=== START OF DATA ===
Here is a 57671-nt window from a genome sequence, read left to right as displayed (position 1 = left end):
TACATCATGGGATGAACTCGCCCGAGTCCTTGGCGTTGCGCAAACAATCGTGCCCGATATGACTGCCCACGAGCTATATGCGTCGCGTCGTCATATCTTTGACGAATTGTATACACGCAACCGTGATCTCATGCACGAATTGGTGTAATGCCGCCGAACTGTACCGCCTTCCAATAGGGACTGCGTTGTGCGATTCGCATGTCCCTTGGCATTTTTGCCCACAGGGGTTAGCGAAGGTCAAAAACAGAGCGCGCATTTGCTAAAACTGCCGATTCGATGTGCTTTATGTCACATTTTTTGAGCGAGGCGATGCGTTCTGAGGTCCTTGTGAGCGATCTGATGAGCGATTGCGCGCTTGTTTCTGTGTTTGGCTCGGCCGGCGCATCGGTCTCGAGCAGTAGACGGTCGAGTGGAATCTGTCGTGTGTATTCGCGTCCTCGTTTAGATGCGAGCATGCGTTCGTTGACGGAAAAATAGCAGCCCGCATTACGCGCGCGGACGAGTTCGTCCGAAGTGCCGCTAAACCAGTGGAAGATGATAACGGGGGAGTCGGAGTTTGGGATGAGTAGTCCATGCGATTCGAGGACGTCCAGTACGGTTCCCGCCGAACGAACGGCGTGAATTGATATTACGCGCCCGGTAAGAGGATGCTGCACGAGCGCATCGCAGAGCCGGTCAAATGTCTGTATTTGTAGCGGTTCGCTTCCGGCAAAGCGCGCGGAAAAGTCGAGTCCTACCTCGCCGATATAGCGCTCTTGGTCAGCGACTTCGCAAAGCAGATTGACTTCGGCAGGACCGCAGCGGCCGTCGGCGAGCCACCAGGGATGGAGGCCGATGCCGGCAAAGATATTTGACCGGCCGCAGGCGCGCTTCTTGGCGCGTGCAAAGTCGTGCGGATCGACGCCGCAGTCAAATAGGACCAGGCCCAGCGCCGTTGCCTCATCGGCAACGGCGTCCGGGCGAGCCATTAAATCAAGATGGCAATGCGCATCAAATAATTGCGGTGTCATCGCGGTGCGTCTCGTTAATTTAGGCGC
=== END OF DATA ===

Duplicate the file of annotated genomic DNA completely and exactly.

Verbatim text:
Here is a 57671-nt window from a genome sequence, read left to right as displayed (position 1 = left end):
TACATCATGGGATGAACTCGCCCGAGTCCTTGGCGTTGCGCAAACAATCGTGCCCGATATGACTGCCCACGAGCTATATGCGTCGCGTCGTCATATCTTTGACGAATTGTATACACGCAACCGTGATCTCATGCACGAATTGGTGTAATGCCGCCGAACTGTACCGCCTTCCAATAGGGACTGCGTTGTGCGATTCGCATGTCCCTTGGCATTTTTGCCCACAGGGGTTAGCGAAGGTCAAAAACAGAGCGCGCATTTGCTAAAACTGCCGATTCGATGTGCTTTATGTCACATTTTTTGAGCGAGGCGATGCGTTCTGAGGTCCTTGTGAGCGATCTGATGAGCGATTGCGCGCTTGTTTCTGTGTTTGGCTCGGCCGGCGCATCGGTCTCGAGCAGTAGACGGTCGAGTGGAATCTGTCGTGTGTATTCGCGTCCTCGTTTAGATGCGAGCATGCGTTCGTTGACGGAAAAATAGCAGCCCGCATTACGCGCGCGGACGAGTTCGTCCGAAGTGCCGCTAAACCAGTGGAAGATGATAACGGGGGAGTCGGAGTTTGGGATGAGTAGTCCATGCGATTCGAGGACGTCCAGTACGGTTCCCGCCGAACGAACGGCGTGAATTGATATTACGCGCCCGGTAAGAGGATGCTGCACGAGCGCATCGCAGAGCCGGTCAAATGTCTGTATTTGTAGCGGTTCGCTTCCGGCAAAGCGCGCGGAAAAGTCGAGTCCTACCTCGCCGATATAGCGCTCTTGGTCAGCGACTTCGCAAAGCAGATTGACTTCGGCAGGACCGCAGCGGCCGTCGGCGAGCCACCAGGGATGGAGGCCGATGCCGGCAAAGATATTTGACCGGCCGCAGGCGCGCTTCTTGGCGCGTGCAAAGTCGTGCGGATCGACGCCGCAGTCAAATAGGACCAGGCCCAGCGCCGTTGCCTCATCGGCAACGGCGTCCGGGCGAGCCATTAAATCAAGATGGCAATGCGCATCAAATAATTGCGGTGTCATCGCGGTGCGTCTCGTTAATTTAGGCGC